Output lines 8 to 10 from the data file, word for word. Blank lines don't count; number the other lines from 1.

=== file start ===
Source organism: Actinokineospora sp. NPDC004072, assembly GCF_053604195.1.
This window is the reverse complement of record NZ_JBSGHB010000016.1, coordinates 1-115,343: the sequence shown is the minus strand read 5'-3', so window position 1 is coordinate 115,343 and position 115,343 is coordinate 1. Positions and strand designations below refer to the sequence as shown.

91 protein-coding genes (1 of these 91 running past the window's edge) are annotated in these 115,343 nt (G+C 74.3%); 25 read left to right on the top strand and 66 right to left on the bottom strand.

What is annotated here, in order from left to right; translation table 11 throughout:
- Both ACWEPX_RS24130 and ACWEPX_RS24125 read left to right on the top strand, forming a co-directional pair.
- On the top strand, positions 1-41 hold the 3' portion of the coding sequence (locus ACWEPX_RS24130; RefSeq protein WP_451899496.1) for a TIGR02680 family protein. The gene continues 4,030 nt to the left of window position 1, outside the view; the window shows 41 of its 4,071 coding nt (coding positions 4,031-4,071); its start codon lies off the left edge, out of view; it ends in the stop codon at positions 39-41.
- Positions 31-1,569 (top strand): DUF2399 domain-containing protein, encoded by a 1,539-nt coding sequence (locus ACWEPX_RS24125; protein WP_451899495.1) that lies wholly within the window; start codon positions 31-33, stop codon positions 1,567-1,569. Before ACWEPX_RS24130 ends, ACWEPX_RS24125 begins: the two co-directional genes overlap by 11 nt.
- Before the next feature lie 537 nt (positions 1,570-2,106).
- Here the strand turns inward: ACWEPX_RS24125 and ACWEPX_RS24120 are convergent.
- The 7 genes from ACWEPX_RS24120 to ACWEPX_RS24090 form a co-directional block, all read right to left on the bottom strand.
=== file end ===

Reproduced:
- Before the next feature lie 537 nt (positions 1,570-2,106).
- Here the strand turns inward: ACWEPX_RS24125 and ACWEPX_RS24120 are convergent.
- The 7 genes from ACWEPX_RS24120 to ACWEPX_RS24090 form a co-directional block, all read right to left on the bottom strand.